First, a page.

The medical arena continually moves toward a new technological revolution in a bid to serve better to a broader patient population, through an advanced set of technologies. Neurology, one of the most progressive medical branches, has recently encountered with a top-notch neurological area with unmatched expertise of digging inside the neural vessels. According to the Society of Neurointerventional Surgery, neurointervention is an approach for treatment of conditions that occur within the vessels of the brain or within the spinal cavity. It is gaining high traction among neuro-specialists due to its minimally invasive technique and comparatively higher success rate ratio as compared to conventional clipping method.
Technological Advancements in Neurointerventional Devices
Neurointerventional devices are now considered as a new hope for patients who have been suffering from severe neural disorders, such as strokes and aneurysm – over a long period of time. Minimally invasive compared to conventional surgeries, neurointerventional devices involve delivery of medications through a catheter or cannula inserted through tiny incisions. The emergence of neurointervention branch has eventually fueled the innovation of medical devices specifically designed for performing neurointervention procedures. Neurovascular stents, embolic coils, liquid embolics, embolic protection devices, flow diverters, balloons, neurovascular thrombectomy devices, stent retrievers, and intrasaccular devices are among the key types of neurointerventional devices.
In case of both, brain-related or spinal disorders, neurology experts and practitioners insert catheters or cannulas to the respective sites through incisions, which enables them to view on a large screen the internal images of the brain or spine, all though the procedure. This underpins the concept behind spotting the exact inflicted area and identifying the precise problem.
Advances in Neurointerventional Devices
- Solitaire Revascularization Neurointerventional Devices
A stroke occurs when blood flow to part of the brain is blocked by a blood clot forming in a brain artery. After a person experiences a stroke, every minute leads to the death of vital brain tissue. However, the long-term outcome for victims may have improved thanks to the Solitaire device, which is a neurointerventional devices that can be used up to eight hours after a stroke begins.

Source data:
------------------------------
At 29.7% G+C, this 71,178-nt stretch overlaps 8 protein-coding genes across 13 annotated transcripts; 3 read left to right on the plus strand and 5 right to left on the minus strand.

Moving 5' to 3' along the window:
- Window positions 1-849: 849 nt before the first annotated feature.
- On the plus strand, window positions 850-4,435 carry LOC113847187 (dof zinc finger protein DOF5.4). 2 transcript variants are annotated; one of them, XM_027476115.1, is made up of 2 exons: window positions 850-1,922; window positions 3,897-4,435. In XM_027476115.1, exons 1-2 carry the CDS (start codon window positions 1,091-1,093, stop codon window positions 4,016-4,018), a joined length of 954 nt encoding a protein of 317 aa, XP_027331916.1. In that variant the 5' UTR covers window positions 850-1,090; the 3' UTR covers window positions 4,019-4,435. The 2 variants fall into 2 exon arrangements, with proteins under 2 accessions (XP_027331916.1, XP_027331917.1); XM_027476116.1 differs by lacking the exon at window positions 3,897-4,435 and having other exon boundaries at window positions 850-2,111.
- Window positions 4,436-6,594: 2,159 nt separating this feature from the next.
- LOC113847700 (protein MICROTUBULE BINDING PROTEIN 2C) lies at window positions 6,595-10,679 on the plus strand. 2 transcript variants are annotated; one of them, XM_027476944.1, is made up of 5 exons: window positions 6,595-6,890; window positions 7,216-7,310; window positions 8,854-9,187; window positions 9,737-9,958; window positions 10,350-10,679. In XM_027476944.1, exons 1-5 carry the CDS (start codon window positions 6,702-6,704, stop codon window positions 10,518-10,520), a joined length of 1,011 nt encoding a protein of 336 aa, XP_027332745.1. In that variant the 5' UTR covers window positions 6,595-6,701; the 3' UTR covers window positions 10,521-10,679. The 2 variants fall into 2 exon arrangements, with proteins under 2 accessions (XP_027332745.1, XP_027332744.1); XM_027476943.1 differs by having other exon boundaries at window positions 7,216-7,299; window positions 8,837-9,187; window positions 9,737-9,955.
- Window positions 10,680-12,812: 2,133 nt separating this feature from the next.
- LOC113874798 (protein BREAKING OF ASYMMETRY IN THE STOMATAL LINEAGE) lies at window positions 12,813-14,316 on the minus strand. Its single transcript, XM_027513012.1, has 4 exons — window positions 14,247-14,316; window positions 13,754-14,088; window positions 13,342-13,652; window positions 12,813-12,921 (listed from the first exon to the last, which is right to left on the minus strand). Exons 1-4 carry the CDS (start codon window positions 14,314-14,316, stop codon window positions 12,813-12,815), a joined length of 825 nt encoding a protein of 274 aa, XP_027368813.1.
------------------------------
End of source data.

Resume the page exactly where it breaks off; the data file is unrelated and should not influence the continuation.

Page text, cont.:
Solitaire, recently approved by the Federal Drug and Food Administration, is a minimally invasive technology, similar to a stent procedure for heart blockage. Physicians thread a thin catheter through an artery in the patient’s groin to the area of blockage in a brain artery. Within that catheter, they advance a miniature stent, a wire mesh tube that expands inside the artery. The stent opens in the blocked artery and blood flow is restored – even before the clot is fully removed.
The clot sticks to the stent after it is in place for about three minutes, and then the stent and the clot are pulled out. Neurointerventional specialists have also used this neurointerventional devices on a number of patients since acquiring the device. The two biggest advantages of this neurointerventional devices are it is fast and easy to use; and it restores blood flow almost immediately after being expanded in the artery.
- Pipeline Embolization Neurointerventional Devices (PED)
A cerebral aneurysm is the abnormal enlargement or bulging of a weak point in a brain’s blood-vessel wall. It most commonly causes harm by breaking and bleeding. Brain aneurysm is common amongst people and can also results in death. The new Pipeline Embolization Device (PED) is a mesh tube that diverts blood flow away from the aneurysm.
This neurointerventional devices is used to treat adults age 22 or older with large or giant wide-necked intracranial aneurysms in the internal carotid artery, the major artery that supplies blood to the front of the brain. The neurointerventional devices is placed through a catheter into the artery containing the aneurysm. The neurointerventional devices covers the neck, or opening of the aneurysm, preventing it from being filled with blood.
PED redirects blood flow away from the aneurysm, causing the blood that remains in the aneurysm to clot, thereby preventing the aneurysm from rupturing. Once employed, the PED also reduces the outward push on the vessel’s walls, lessening the pressure on areas of the brain that might be compressed by a large aneurysm.
This is indeed a very exciting time in the field of medicine with an influx of new neurointerventional devices emerging on the market, with each one advancing the way in which brain diseases are treated. Over the past couple of years, researchers are working hard on building a strong neurointerventional team so that they can offer advanced technology to patients.
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